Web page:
July 10, 2020
— Steve Jurvetson had a space problem.
A venture capitalist who was an early investor in SpaceX and the Earth imaging company Planet, Jurvetson recently finished converting the California office of his new venture fund to showcase his space artifact collection. At Future Ventures, the walls and floor are lined with rocket engines, spacecraft equipment and items that flew with the Apollo astronauts to the surface of the moon.
But after placing the pieces in his new, self-described space museum, Jurvetson found that he did have enough, well, space to fit it all.
"And I refuse to put anything in storage," he said. "These artifacts need to be seen and their stories heard."
Enter Lot 2194, an Apollo command module fuel cell, in the Science, Technology and Space Memorabilia sale now underway at RR Auction. Standing 3.5 feet tall (1 meter) and weighing 200 pounds (90 kilograms), the ground simulator for the Apollo spacecraft electrical system was just a tad too big to find a place at Jurvetson's firm. RR Auction, however, was exactly the right fit for finding the fuel cell a new home.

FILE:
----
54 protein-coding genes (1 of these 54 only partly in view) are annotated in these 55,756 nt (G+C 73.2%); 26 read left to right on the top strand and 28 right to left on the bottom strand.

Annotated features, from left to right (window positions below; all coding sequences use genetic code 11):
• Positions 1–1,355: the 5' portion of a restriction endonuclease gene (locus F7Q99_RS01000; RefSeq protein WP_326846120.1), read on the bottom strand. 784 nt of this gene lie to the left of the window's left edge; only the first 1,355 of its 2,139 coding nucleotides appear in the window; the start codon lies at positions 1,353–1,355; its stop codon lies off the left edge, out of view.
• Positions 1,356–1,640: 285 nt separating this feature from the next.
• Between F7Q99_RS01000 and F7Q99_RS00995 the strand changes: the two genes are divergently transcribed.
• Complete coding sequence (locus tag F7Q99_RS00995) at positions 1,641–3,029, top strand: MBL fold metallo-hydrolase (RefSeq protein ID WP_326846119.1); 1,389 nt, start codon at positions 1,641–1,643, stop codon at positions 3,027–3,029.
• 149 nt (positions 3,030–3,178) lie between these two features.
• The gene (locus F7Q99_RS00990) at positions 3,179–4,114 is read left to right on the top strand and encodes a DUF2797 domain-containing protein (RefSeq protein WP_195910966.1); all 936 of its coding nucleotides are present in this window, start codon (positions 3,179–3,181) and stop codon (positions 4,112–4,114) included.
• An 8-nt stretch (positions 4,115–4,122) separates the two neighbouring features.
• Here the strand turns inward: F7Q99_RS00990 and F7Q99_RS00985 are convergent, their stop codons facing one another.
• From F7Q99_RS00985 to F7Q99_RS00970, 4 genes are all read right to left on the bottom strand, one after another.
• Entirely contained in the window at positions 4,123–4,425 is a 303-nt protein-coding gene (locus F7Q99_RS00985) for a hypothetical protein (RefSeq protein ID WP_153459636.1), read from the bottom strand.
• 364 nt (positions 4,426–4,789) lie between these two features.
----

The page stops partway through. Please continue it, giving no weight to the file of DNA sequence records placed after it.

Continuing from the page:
"I have participated in RR's auctions more than any other. Personally, I think they have the best online auction format," Jurvetson said. "They manage to curate a great set of items and, in many cases, the stories that make them heroic."
Of the 300 space memorabilia lots now open for bid, several were consigned by Jurvetson, including four items that were used on the surface of the moon during the third, fourth and fifth Apollo lunar landing missions in the early 1970s.
"It blows my mind that you can own a tool the astronauts used during the moon landings... on the moon!" Jurvetson exclaimed.
"The current auction is a great representation of the type of items we sell in our regular space sales," said Bobby Livingston, vice president of RR Auction. "We've got this incredible command module fuel cell that's gigantic — it comes from a private collection in California."